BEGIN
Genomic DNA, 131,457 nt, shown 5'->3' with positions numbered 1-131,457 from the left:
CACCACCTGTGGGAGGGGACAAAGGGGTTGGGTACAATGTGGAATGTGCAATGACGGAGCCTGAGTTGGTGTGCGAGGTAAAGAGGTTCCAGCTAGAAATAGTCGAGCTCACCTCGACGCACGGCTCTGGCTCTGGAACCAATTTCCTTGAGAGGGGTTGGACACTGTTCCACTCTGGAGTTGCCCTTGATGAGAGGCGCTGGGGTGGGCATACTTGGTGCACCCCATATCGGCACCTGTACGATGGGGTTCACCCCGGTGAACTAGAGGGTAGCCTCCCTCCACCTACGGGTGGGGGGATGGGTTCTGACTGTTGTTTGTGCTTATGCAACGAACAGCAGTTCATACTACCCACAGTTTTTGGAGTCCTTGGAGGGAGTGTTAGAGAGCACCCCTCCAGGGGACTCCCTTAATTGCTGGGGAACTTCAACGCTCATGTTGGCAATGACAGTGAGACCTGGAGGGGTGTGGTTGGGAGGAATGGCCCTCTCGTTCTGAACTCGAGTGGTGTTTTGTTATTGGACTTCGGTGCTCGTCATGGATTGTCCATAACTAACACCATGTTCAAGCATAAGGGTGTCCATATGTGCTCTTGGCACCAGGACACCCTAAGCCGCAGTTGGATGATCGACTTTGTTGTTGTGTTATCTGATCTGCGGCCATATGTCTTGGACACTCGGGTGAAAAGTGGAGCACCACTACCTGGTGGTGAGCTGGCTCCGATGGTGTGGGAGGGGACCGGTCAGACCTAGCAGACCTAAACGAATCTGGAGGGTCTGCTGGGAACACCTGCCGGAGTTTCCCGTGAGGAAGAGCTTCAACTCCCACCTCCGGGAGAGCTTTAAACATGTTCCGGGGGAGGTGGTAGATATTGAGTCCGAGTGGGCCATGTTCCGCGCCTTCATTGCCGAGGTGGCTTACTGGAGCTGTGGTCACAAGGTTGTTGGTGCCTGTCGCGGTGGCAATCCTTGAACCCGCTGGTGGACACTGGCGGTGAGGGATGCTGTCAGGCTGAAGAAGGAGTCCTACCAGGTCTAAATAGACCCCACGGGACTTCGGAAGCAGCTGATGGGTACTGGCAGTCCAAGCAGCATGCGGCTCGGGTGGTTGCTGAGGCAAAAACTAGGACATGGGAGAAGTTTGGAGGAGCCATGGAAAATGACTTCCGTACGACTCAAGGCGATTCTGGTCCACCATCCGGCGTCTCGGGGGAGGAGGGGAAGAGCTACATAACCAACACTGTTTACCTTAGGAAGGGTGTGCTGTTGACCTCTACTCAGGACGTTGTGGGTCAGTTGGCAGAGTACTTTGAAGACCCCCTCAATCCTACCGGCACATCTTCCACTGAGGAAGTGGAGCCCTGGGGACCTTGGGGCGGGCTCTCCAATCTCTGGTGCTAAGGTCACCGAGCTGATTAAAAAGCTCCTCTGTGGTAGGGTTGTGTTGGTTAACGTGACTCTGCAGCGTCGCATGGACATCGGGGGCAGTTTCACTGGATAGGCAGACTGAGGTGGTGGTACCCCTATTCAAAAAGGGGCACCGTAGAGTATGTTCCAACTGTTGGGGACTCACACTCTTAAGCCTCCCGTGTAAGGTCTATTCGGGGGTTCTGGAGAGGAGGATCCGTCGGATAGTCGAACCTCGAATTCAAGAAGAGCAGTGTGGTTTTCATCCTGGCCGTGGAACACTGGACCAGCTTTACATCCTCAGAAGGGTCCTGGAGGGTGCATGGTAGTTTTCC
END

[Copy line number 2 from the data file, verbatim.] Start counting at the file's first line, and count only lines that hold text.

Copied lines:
CACCACCTGTGGGAGGGGACAAAGGGGTTGGGTACAATGTGGAATGTGCAATGACGGAGCCTGAGTTGGTGTGCGAGGTAAAGAGGTTCCAGCTAGAAATAGTCGAGCTCACCTCGACGCACGGCTCTGGCTCTGGAACCAATTTCCTTGAGAGGGGTTGGACACTGTTCCACTCTGGAGTTGCCCTTGATGAGAGGCGCTGGGGTGGGCATACTTGGTGCACCCCATATCGGCACCTGTACGATGGGGTTCACCCCGGTGAACTAGAGGGTAGCCTCCCTCCACCTACGGGTGGGGGGATGGGTTCTGACTGTTGTTTGTGCTTATGCAACGAACAGCAGTTCATACTACCCACAGTTTTTGGAGTCCTTGGAGGGAGTGTTAGAGAGCACCCCTCCAGGGGACTCCCTTAATTGCTGGGGAACTTCAACGCTCATGTTGGCAATGACAGTGAGACCTGGAGGGGTGTGGTTGGGAGGAATGGCCCTCTCGTTCTGAACTCGAGTGGTGTTTTGTTATTGGACTTCGGTGCTCGTCATGGATTGTCCATAACTAACACCATGTTCAAGCATAAGGGTGTCCATATGTGCTCTTGGCACCAGGACACCCTAAGCCGCAGTTGGATGATCGACTTTGTTGTTGTGTTATCTGATCTGCGGCCATATGTCTTGGACACTCGGGTGAAAAGTGGAGCACCACTACCTGGTGGTGAGCTGGCTCCGATGGTGTGGGAGGGGACCGGTCAGACCTAGCAGACCTAAACGAATCTGGAGGGTCTGCTGGGAACACCTGCCGGAGTTTCCCGTGAGGAAGAGCTTCAACTCCCACCTCCGGGAGAGCTTTAAACATGTTCCGGGGGAGGTGGTAGATATTGAGTCCGAGTGGGCCATGTTCCGCGCCTTCATTGCCGAGGTGGCTTACTGGAGCTGTGGTCACAAGGTTGTTGGTGCCTGTCGCGGTGGCAATCCTTGAACCCGCTGGTGGACACTGGCGGTGAGGGATGCTGTCAGGCTGAAGAAGGAGTCCTACCAGGTCTAAATAGACCCCACGGGACTTCGGAAGCAGCTGATGGGTACTGGCAGTCCAAGCAGCATGCGGCTCGGGTGGTTGCTGAGGCAAAAACTAGGACATGGGAGAAGTTTGGAGGAGCCATGGAAAATGACTTCCGTACGACTCAAGGCGATTCTGGTCCACCATCCGGCGTCTCGGGGGAGGAGGGGAAGAGCTACATAACCAACACTGTTTACCTTAGGAAGGGTGTGCTGTTGACCTCTACTCAGGACGTTGTGGGTCAGTTGGCAGAGTACTTTGAAGACCCCCTCAATCCTACCGGCACATCTTCCACTGAGGAAGTGGAGCCCTGGGGACCTTGGGGCGGGCTCTCCAATCTCTGGTGCTAAGGTCACCGAGCTGATTAAAAAGCTCCTCTGTGGTAGGGTTGTGTTGGTTAACGTGACTCTGCAGCGTCGCATGGACATCGGGGGCAGTTTCACTGGATAGGCAGACTGAGGTGGTGGTACCCCTATTCAAAAAGGGGCACCGTAGAGTATGTTCCAACTGTTGGGGACTCACACTCTTAAGCCTCCCGTGTAAGGTCTATTCGGGGGTTCTGGAGAGGAGGATCCGTCGGATAGTCGAACCTCGAATTCAAGAAGAGCAGTGTGGTTTTCATCCTGGCCGTGGAACACTGGACCAGCTTTACATCCTCAGAAGGGTCCTGGAGGGTGCATGGTAGTTTTCC